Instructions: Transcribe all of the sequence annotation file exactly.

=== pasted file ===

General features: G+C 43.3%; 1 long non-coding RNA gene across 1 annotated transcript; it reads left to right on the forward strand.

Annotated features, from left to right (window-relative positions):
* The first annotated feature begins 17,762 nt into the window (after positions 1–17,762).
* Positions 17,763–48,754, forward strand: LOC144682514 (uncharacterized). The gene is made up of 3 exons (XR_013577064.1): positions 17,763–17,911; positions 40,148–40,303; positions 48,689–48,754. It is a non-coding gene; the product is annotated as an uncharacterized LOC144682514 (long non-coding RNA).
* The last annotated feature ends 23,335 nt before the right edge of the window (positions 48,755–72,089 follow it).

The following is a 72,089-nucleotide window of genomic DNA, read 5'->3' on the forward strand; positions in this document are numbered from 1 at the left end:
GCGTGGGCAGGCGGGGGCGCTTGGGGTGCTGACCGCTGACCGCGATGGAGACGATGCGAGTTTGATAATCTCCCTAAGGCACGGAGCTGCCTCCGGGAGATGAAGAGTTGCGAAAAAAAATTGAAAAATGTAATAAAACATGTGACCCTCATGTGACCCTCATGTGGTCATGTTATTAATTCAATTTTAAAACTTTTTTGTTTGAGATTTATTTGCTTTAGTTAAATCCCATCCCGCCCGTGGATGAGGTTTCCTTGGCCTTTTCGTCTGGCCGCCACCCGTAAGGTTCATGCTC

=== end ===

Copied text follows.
General features: G+C 43.3%; 1 long non-coding RNA gene across 1 annotated transcript; it reads left to right on the forward strand.

Annotated features, from left to right (window-relative positions):
* The first annotated feature begins 17,762 nt into the window (after positions 1–17,762).
* Positions 17,763–48,754, forward strand: LOC144682514 (uncharacterized). The gene is made up of 3 exons (XR_013577064.1): positions 17,763–17,911; positions 40,148–40,303; positions 48,689–48,754. It is a non-coding gene; the product is annotated as an uncharacterized LOC144682514 (long non-coding RNA).
* The last annotated feature ends 23,335 nt before the right edge of the window (positions 48,755–72,089 follow it).

The following is a 72,089-nucleotide window of genomic DNA, read 5'->3' on the forward strand; positions in this document are numbered from 1 at the left end:
GCGTGGGCAGGCGGGGGCGCTTGGGGTGCTGACCGCTGACCGCGATGGAGACGATGCGAGTTTGATAATCTCCCTAAGGCACGGAGCTGCCTCCGGGAGATGAAGAGTTGCGAAAAAAAATTGAAAAATGTAATAAAACATGTGACCCTCATGTGACCCTCATGTGGTCATGTTATTAATTCAATTTTAAAACTTTTTTGTTTGAGATTTATTTGCTTTAGTTAAATCCCATCCCGCCCGTGGATGAGGTTTCCTTGGCCTTTTCGTCTGGCCGCCACCCGTAAGGTTCATGCTC